Educational robotics: the robots are kids stuff
Schools are now introducing the basic principles of robotics to children at a very early age.
Robots capable of performing human tasks, materials capable of performing at nanometric scale, buses avoiding traffic jams… What can we expect from science in the future?
Machines capable of “reasoning” and learning can be utilized in various fields such as medicine, banking, aviation or architecture.
Development of artificial materials and investigation of their applications could revolutionize our daily habits.
More and more, cities are being able to optimize their processes thanks to the Internet of Things.
Big Data together with Artificial Intelligence forms a team that offers infinite possibilities.
Finance system is adapting it structures and services to the new digital era.
A crucial ally for artificial intelligence, climate study, and innovative encryption methods, among other applications.
If the 20th century was a revolution in chemistry, the 21st century is set to revolutionize physics with the handling of materials on an atomic scale.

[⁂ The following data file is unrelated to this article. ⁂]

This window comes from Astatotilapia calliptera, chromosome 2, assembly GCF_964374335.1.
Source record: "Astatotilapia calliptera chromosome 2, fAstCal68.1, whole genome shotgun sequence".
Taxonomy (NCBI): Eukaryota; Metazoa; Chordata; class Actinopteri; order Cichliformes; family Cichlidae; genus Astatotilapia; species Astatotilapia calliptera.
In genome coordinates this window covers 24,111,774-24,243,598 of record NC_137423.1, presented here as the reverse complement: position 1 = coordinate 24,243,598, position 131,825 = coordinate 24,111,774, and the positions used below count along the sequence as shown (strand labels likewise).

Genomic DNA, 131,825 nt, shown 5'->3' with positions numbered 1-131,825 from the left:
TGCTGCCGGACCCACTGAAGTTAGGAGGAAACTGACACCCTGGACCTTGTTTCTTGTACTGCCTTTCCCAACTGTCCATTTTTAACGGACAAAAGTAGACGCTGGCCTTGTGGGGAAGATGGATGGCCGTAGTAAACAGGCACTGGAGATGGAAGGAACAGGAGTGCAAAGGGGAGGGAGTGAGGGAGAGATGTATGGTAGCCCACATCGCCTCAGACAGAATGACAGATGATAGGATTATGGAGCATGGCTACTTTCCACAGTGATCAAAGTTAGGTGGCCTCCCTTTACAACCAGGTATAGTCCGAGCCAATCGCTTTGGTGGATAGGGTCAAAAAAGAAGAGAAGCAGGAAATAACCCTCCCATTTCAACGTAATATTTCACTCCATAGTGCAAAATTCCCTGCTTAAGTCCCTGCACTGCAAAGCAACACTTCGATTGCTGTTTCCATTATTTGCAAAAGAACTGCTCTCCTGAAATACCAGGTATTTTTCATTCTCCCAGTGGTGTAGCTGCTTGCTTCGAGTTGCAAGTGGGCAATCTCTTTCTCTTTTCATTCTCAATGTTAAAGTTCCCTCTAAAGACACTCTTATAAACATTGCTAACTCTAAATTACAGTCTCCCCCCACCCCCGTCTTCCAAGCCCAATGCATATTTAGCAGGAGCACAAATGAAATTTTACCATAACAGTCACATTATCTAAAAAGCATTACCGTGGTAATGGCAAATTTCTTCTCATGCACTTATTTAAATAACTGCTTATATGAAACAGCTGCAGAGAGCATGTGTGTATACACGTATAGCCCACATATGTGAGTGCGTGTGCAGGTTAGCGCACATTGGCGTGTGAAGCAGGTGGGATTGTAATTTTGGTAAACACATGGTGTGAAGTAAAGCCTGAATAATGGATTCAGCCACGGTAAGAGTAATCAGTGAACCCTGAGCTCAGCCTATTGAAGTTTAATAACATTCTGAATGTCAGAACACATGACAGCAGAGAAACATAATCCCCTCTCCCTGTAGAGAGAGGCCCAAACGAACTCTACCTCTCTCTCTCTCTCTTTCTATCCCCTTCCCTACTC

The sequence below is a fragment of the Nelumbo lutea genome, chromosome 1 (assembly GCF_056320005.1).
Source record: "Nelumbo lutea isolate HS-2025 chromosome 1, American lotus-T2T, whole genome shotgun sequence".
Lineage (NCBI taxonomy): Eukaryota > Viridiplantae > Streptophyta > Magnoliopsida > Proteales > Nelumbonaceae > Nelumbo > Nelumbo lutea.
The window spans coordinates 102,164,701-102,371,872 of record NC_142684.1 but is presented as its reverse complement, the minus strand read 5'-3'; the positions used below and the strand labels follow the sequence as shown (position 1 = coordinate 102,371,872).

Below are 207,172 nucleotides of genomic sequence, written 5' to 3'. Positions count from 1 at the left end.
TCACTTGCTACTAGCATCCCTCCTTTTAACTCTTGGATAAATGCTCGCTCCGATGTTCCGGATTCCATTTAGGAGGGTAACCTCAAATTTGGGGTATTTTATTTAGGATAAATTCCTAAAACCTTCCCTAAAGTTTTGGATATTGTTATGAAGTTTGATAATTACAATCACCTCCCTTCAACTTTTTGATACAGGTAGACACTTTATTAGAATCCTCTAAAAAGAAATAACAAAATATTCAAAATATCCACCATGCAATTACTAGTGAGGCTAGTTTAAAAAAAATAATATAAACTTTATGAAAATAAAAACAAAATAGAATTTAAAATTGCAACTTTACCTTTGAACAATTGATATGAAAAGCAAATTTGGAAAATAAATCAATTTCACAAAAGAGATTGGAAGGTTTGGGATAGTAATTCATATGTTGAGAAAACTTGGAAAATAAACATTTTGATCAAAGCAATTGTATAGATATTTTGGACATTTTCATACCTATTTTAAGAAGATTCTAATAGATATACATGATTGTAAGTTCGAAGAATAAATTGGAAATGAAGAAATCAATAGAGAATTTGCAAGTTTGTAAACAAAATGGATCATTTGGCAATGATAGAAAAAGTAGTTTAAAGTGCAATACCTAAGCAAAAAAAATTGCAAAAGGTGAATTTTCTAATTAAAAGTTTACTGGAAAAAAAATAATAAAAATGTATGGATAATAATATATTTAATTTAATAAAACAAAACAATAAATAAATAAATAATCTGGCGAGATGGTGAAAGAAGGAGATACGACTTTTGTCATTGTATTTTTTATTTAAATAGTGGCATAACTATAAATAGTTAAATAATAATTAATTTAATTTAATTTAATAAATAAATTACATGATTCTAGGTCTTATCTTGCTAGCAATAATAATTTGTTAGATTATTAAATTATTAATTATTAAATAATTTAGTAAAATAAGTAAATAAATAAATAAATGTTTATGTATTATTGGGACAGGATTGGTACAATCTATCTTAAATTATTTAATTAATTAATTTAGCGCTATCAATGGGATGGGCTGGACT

The history of mankind is bursting with plenty of technological milestones that have marked our evolution, such as the invention of the wheel, the Gutenberg press, the telephone, penicillin… Some of those discoveries were the result of the accumulation of knowledge and others were complete serendipities, but the truth is that each of those innovations changed our world forever.
Nowadays, the exponential growth behind those discoveries is almost frightening. According to the scientist Ray Kurzweil, at this rate, the incoming breakthroughs of the XXI century will seem like going from painting the walls that adorn the caves of Altamira to walking on the Moon in just one generation. A frenzied pace out of which we highlight these 8 science and technology advancements that may be key.
Nobody is stranger to the concept of Artificial Intelligence anymore. What was part of the realm of literature and cinema is now recurrently appearing in the news in the form of programmes or robots capable of performing human tasks, such as the AI system that for determines customer payments already implemented by a Japanese insurance company. These machines capable of “reasoning” and learning can be utilized in various fields such as medicine, banking, aviation or architecture.
In engineering, design co-creation process between engineers and intelligent machines may be crucial to obtain results that, separately, would be much more difficult to achieve. From the use of complex learning algorithms and computing power, the engineering field will be able to devise, for instance, bridges longer than ever before, or to propose increasingly sophisticated safety standards.